You are obviously defending free expression and its different forms: In your own words:

Where we once feared beasts, famine, and the dark, we now fear speech, imagery, symbols, and thoughts. Words are violence; statues illicit pain; speech is aggression; and to confront whatever thoughts arise in the midst of something we do not wish to hear is pure, abject torture.

But missing from this torture is any and all forms of injury. Before we criminalize the expression and restrict another’s freedom of thought, we should seriously consider how it is possible that another’s thoughts, whether seen or heard in their crystallized form, is able to injure us.


So yeah, you can say you never literally said it but you did include statues among the things that represent free expression, to you.


edit on 17-11-2017 by daskakik because: (no reason given)



posted on Nov, 20 2017 @ 05:34 AM
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a reply to: daskakik

well doesnt that depend on how attached they are to form!

say it was the creator of said statue, they'd be attached to the form and would feel a loss at its destruction
and maybe would feel some form of suffering as their work had been destroyed for no apparent reason.

That is if they do feel so strongly attached to it.

Are those C fibres still firing in their brain mimicking pain at the loss of something they treasure
like when physical trauma is caused and c fibres do fire in your brain causing pain.



posted on Nov, 20 2017 @ 11:00 AM
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a reply to: sapien82

Just to be clear, I'm just fleshing out what I believe the OP is trying to say. I'm not saying that I totally agree. In fact, we have been going back and forth in this thread and other threads of his, which touch on the same basic theme, for over a year now.

To address what you said, how attached the creator is to his creation is dependent on their personal interpretation. One person can feel "a piece of me is being destroyed" while someone else might say "it stopped being mine the moment I got paid and handed it over".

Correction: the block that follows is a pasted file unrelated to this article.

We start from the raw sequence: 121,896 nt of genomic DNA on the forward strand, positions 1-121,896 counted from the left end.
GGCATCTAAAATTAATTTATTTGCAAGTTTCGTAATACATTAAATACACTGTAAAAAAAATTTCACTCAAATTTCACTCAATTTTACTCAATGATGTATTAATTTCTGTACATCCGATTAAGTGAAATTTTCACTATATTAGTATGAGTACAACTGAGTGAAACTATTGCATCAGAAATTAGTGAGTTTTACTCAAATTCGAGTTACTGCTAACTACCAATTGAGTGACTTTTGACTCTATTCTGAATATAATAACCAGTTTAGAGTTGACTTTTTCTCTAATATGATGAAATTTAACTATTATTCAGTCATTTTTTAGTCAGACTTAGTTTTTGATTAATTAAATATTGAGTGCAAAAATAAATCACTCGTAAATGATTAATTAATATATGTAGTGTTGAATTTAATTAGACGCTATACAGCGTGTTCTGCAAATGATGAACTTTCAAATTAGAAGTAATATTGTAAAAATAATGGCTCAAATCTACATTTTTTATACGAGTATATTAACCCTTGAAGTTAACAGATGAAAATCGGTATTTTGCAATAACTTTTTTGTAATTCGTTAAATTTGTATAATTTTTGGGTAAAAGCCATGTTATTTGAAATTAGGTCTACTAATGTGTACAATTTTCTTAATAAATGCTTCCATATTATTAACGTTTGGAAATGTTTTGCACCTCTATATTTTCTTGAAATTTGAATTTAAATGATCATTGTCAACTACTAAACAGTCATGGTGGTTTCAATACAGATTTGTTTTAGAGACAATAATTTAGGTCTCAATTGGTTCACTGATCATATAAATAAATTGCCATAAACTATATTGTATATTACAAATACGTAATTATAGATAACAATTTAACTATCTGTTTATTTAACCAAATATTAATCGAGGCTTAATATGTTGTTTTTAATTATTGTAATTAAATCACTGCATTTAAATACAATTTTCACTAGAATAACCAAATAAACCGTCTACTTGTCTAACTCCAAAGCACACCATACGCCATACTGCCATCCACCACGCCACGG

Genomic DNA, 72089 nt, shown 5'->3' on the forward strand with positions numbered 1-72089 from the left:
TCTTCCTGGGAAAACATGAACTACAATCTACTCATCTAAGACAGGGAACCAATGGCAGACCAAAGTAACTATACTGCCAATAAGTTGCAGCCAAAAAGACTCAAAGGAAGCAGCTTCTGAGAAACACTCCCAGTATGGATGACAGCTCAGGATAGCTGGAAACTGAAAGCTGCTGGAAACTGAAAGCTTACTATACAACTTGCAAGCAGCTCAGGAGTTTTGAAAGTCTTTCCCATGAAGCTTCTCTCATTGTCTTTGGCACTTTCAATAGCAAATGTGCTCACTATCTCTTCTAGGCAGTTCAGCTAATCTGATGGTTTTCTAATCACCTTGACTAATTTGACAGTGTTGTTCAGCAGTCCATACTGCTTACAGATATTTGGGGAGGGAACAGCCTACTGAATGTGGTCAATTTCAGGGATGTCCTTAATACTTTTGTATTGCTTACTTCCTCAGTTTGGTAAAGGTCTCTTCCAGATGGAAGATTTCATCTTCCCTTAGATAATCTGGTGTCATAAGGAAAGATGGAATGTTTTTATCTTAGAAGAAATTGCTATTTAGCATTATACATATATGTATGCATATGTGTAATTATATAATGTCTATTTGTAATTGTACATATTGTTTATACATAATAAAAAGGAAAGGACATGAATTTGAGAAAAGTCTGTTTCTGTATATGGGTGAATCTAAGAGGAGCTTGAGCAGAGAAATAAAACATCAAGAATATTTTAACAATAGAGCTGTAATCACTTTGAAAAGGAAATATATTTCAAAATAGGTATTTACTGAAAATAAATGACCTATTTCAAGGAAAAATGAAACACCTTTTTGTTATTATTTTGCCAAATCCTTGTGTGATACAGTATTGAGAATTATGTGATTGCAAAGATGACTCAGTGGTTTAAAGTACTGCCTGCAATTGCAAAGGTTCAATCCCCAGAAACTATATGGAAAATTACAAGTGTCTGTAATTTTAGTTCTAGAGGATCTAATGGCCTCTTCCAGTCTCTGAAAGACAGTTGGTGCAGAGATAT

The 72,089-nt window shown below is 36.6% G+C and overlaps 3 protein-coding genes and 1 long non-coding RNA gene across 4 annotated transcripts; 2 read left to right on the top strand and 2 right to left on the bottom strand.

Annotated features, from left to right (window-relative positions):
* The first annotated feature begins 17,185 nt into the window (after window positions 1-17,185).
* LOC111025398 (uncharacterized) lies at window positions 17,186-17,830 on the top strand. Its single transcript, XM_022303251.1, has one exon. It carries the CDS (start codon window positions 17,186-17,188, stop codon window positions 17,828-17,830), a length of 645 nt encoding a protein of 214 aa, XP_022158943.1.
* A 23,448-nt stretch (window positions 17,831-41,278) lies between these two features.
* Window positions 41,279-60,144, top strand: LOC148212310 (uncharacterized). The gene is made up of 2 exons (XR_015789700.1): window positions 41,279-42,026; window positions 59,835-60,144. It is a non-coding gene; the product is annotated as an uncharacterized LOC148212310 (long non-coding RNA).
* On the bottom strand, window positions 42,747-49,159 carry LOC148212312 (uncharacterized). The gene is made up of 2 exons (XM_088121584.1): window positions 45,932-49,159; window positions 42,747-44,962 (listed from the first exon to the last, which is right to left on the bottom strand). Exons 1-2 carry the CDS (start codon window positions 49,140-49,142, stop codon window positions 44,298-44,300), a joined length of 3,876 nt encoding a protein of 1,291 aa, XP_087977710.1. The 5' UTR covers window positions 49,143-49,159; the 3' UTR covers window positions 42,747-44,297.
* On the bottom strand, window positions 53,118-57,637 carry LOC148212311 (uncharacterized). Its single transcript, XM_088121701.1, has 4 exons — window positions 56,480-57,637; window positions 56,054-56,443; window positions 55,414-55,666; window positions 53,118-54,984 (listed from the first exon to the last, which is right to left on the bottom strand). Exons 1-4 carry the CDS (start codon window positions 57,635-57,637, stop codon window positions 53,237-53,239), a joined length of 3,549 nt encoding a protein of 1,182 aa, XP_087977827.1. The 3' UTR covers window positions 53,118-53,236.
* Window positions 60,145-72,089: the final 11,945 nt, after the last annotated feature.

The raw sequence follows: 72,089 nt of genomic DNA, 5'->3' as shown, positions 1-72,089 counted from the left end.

The action of destroying the piece doesn't change, just the person's perception.



posted on Nov, 20 2017 @ 03:36 PM
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a reply to: daskakik

If that is the case and the person is feeling pain , then are they truly feeling pain in the same way as when actual physical pain is caused. Do C fibres fire in your brain on both occasions ?

Anyways a whole year and what are both of your conclusions if there are any to be drawn?



Ultimately what this comes down to is are humans feeling actual pain from words in the same way as people feel physical pain, now from what I understand of pain and suffering in terms of actual pain human brain c fibres fire energy and give the feeling of pain.
So legally if this was to be taken to court that someone was harmed by words, they'd have to prove that they felt physical pain , and that would be impossible to produc evidence of unless they had a brain scan at the time said words were said in the exact same environment.

I think this world would learn alot if we actual tried to deal with our emotions before reacting to them immediately.
but we dont need laws to protect people who cant control their emotional responses , we just need these people to do a bit of self reflection.
edit on 20-11-2017 by sapien82 because: (no reason given)



posted on Nov, 20 2017 @ 04:02 PM
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a reply to: daskakik

Humanity makes and destroys things. Always has. It is not robbed because these things belong to it, to do what it wants with them.


Destroying books, artwork , libraries, statues, or any other artifact, is to deny someone else the chance to use it, to look at it, to learn from it, etc. That's what I mean by "robbing humanity". It's metaphoricaL



posted on Nov, 20 2017 @ 04:17 PM
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a reply to: sapien82

But the OP doesn't recognize that. All I can say is that you can try to take it up with him. Good luck.



posted on Nov, 20 2017 @ 04:28 PM